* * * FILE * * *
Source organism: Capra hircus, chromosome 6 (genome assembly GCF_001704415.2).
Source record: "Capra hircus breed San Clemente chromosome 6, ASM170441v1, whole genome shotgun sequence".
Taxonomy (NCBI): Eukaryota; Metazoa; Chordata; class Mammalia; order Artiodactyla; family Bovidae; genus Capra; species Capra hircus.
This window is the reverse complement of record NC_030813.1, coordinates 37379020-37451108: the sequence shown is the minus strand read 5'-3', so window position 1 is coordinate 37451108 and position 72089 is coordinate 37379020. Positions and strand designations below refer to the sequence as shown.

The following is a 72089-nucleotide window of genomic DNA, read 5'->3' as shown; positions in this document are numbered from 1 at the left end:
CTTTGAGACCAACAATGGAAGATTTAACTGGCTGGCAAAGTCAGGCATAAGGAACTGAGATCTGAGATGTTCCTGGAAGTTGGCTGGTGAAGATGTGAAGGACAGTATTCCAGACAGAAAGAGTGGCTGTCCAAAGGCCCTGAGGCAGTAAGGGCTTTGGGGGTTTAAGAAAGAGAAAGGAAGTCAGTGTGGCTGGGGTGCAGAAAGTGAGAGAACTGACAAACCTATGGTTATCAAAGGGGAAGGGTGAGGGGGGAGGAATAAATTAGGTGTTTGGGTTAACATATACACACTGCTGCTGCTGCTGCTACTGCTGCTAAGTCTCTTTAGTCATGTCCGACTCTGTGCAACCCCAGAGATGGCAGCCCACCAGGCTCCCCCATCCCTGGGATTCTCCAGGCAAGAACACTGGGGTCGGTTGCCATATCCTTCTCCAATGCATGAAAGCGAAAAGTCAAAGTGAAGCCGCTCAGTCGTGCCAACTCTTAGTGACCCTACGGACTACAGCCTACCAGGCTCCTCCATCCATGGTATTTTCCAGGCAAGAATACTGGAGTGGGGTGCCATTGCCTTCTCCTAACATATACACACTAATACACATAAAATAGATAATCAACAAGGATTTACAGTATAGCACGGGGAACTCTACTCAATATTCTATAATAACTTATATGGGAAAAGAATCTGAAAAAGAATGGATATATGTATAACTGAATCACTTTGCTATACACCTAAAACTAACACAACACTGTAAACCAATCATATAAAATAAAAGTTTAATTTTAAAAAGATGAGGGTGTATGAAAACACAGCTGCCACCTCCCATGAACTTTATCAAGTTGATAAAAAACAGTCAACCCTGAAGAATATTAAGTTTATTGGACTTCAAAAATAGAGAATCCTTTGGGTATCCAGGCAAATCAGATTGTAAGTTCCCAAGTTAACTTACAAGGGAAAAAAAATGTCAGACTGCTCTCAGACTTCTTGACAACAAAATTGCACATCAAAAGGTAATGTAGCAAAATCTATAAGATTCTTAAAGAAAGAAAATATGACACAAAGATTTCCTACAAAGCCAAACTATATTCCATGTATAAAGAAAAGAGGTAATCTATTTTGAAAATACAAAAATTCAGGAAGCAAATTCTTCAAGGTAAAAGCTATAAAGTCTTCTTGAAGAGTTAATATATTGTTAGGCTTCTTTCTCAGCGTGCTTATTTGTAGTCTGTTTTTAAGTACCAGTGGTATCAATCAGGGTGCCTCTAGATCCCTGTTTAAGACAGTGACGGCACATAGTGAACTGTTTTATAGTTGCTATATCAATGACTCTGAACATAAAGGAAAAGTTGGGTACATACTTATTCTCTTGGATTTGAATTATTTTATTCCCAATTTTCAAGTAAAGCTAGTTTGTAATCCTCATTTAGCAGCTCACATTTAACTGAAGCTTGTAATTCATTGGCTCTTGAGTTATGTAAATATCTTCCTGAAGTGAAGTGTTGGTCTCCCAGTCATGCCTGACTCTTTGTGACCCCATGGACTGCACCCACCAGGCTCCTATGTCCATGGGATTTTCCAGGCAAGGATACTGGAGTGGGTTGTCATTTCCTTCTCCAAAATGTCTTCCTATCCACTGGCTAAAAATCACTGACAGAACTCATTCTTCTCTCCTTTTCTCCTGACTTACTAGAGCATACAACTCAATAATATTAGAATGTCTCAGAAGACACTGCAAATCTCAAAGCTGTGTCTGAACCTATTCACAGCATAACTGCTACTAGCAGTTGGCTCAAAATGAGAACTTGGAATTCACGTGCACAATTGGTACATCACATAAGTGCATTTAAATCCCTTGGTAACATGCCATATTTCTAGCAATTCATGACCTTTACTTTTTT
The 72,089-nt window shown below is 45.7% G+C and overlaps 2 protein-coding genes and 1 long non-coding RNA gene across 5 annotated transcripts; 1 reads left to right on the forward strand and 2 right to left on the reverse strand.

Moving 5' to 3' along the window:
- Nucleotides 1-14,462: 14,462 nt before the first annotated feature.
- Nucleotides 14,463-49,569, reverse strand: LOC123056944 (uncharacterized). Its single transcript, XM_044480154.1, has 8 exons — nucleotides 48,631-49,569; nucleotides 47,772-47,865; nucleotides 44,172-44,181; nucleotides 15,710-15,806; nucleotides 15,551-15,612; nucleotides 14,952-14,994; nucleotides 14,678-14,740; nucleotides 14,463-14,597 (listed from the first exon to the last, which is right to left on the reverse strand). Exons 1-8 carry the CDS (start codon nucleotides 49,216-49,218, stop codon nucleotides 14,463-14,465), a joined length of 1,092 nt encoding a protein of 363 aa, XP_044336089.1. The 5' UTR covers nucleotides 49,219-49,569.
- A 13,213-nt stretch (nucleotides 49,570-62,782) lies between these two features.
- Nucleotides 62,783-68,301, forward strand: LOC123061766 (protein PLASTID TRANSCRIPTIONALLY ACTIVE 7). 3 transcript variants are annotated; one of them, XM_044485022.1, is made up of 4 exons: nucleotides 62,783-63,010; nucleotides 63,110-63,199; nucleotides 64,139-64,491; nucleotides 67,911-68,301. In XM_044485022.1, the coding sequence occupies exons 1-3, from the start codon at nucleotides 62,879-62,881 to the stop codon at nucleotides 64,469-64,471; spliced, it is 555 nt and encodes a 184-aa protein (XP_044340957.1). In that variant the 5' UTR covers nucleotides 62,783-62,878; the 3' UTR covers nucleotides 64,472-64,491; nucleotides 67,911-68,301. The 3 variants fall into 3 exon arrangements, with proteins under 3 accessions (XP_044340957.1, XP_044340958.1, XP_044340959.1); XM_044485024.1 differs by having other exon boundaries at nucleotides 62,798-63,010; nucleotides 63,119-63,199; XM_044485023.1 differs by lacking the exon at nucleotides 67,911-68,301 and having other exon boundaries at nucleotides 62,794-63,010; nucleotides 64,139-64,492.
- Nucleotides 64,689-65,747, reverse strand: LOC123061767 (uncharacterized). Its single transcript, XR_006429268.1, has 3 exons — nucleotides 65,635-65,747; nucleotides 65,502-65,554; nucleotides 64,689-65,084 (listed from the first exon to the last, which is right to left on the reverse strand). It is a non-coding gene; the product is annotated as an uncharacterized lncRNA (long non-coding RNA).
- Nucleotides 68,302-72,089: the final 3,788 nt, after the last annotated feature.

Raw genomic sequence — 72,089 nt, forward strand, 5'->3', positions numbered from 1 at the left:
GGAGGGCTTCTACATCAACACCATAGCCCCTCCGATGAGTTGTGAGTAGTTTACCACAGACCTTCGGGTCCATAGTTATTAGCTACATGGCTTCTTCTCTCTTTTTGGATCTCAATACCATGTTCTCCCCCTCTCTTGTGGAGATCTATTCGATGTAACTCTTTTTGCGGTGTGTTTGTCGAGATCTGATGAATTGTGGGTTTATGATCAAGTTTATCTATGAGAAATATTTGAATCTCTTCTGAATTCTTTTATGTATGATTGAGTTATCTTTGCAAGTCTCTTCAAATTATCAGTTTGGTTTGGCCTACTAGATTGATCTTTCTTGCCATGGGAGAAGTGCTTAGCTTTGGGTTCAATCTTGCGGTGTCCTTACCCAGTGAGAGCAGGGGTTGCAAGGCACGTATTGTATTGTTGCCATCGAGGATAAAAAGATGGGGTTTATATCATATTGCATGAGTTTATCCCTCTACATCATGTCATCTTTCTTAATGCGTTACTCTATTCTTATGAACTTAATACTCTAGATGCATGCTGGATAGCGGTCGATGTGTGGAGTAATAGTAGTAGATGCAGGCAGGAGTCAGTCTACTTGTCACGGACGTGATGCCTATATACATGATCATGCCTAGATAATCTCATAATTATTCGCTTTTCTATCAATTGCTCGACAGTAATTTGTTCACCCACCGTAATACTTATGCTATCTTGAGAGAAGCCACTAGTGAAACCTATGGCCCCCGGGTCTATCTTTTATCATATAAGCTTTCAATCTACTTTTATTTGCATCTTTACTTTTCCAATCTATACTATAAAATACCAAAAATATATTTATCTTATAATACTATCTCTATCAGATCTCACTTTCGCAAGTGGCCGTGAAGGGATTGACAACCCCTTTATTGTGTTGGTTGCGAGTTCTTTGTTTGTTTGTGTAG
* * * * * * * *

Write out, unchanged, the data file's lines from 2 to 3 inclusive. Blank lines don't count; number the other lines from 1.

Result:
Source record: "Capra hircus breed San Clemente chromosome 6, ASM170441v1, whole genome shotgun sequence".
Taxonomy (NCBI): Eukaryota; Metazoa; Chordata; class Mammalia; order Artiodactyla; family Bovidae; genus Capra; species Capra hircus.